We should listen to John Bolton

We should listen to John Bolton
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As a long-time Democrat, I have never supported former national security adviser John BoltonJohn BoltonCongress has a shot at correcting Trump's central mistake on cybersecurity The 'pitcher of warm spit' — Veepstakes and the fate of Mike Pence Senate-passed defense spending bill includes clause giving DHS cyber agency subpoena power MORE. I found his hawkish ideas about attacking Iran dangerous and his overall foreign policy far too militaristic. He was wrong to support the invasion of Iraq. His advocacy of regime change in North Korea would lead to a major global conflagration. In many ways, he is an “America First” policymaker who represented America at the United Nations but never really believed in global institutions. He once famously said that if the UN building lost ten floors, it wouldn’t make a bit of difference. On top of it all, John Bolton should never have destroyed his notes from his time at the White House only to write a tell-all book. That is just bad form.

Having said all that, I’ll give the man his due. Appearing at Duke University on Presidents’ Day, he pointed out some serious national security challenges that deserve attention. For example, Bolton explained his view that America’s policy toward Pyongyang had produced, in his words, a “wasted two years." Clearly he is not a fan of diplomacy with Kim Jong UnKim Jong UnKim: North Korea's nuclear weapons will prevent war The Hill's Coronavirus Report: Rep. Angie Craig says we need an equitable distribution plan for an eventual vaccine that reaches all communities; Moderna vaccine enters phase 3 trial in US today North Korea declares state of emergency due to a suspected COVID-19 case MORE

Bolton was right to identify Moscow’s cyber campaign against the United States and the West as a major threat. Our failure to apply more sanctions against Russia is a policy mistake. Election meddling by Moscow in our 2016 elections is a fact, not a theory, and it is likely to happen again in 2020. We should welcome any serious voice on that topic — especially if it might make Vladimir PutinVladimir Vladimirovich PutinClyburn: Trump doesn't plan to leave the White House Russia planning mass COVID-19 vaccination campaign for October CNN chyron says 'nah' to Trump claim about Russia MORE worry.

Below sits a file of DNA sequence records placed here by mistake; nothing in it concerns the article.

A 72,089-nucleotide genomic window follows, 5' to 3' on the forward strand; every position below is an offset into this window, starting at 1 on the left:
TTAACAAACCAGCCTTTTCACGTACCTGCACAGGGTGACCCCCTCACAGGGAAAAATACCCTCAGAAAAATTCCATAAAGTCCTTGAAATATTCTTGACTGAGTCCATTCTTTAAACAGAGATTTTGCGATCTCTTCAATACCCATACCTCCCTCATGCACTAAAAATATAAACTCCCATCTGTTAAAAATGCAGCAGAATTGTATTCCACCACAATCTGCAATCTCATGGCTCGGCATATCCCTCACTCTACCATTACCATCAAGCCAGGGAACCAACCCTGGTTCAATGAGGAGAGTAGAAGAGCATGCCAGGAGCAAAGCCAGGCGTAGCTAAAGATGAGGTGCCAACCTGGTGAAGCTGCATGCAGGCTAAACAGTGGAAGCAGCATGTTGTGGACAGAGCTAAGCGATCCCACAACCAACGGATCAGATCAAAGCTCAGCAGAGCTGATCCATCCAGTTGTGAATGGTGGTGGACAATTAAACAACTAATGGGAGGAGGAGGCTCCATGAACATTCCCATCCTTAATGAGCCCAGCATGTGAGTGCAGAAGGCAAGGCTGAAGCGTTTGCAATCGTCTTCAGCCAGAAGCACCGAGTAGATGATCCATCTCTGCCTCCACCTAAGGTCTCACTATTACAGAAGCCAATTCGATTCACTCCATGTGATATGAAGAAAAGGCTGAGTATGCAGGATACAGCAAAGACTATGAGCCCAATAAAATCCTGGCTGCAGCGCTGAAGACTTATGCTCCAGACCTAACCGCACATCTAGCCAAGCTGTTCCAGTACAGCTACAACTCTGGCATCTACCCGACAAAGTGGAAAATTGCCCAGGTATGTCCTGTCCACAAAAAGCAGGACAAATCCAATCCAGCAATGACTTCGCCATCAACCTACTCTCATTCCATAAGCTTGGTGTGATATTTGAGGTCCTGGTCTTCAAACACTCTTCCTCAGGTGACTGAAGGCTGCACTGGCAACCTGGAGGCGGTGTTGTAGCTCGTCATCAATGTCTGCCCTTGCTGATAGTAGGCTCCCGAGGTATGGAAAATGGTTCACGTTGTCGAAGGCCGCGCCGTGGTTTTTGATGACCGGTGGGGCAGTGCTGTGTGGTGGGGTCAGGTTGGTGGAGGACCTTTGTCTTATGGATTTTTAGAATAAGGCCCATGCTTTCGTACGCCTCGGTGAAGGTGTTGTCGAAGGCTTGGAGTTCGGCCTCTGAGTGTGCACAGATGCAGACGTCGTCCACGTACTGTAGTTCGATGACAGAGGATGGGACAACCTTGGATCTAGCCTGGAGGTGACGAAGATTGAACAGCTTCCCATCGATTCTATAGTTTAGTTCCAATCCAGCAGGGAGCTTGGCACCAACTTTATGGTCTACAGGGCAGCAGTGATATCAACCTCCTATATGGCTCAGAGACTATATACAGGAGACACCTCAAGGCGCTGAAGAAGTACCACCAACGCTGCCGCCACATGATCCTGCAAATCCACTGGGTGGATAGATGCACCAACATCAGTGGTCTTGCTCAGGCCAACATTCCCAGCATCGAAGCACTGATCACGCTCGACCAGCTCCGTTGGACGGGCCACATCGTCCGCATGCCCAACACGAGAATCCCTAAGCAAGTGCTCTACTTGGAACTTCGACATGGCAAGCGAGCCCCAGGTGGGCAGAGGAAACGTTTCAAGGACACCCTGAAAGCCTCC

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On Iran, I disagree with Bolton’s support for ripping up the Joint Comprehensive Plan of Action. In his remarks at Duke, Bolton reminded the audience that he disagrees with the current administration’s Iran policy. “I think it’s failing because we don’t live up to the bumper-sticker slogan of maximum pressure,” he said. Though he endorsed the Trump administration’s decision to kill Iranian General Qassem Soleimani, he had nothing positive to say about the current policy.

Iran has proven to be a nasty player, and Bolton was right to tell the students at Duke University about how bad Iranian terrorist behavior is for all of us who support democracy and freedom. And he is right to remind young people of the dangers of a nuclear world with weapons and materials in the hands of bad actors. We need a new generation of foreign policy experts to wrestle with the complexities and trade-offs inherent in global affairs. 

Despite the protests at Duke, students inside the hall were able to hear from a foreign policy expert at a time when we need a robust debate in this country about national security priorities. Even if you disagree with Bolton and his “American Grand Strategy,” as the event was billed, it is important to let his voice be heard, especially on college campuses. Freedom of speech is a core American value.

What's most important about Bolton is that he remains the critical witness to president Donald TrumpDonald John TrumpWhite House sued over lack of sign language interpreters at coronavirus briefings Wife blames Trump, lack of masks for husband's coronavirus death in obit: 'May Karma find you all' Trump authorizes reduced funding for National Guard coronavirus response through 2020 MORE’s pressure campaign against Ukraine. Congress seriously erred by not letting him appear to verify what former national security council expert Fiona Hill told the House of Representatives during the impeach process — that John Bolton was against the Ukraine deal and likened attorney to the president Rudy GiulianiRudy GiulianiNunes declines to answer if he received information from Ukraine lawmaker meant to damage Biden Democratic attorneys criticize House Judiciary Democrats' questioning of Barr Swalwell: Barr has taken Michael Cohen's job as Trump's fixer MORE to a “hand grenade” who was bound to blow everybody up and that he would not be part of whatever “drug deal” the president and his aides were contemplating. 

Even if you hate Bolton’s approach to the world, his first-hand account of White House events last July, when Trump engineered a plan to investigate the Bidens and held back millions of dollars in assistance, is crucial. Bolton should have spoken up far sooner and saved us all from having to buy the book. But it’s a story we have to hear. “I view [Ukraine] like the sprinkles on the ice-cream sundae in terms of what’s in the book,” Bolton said, leaving us dangling again.

As for the pesky classification process he is now enduring — that is the reality of life after serving in government. If, however, this administration drags it out longer than usual, it will give Bolton another card to play as he fans out across the country giving speeches.

Tara Sonenshine is a former U.S. under-secretary of State for public diplomacy and public affairs.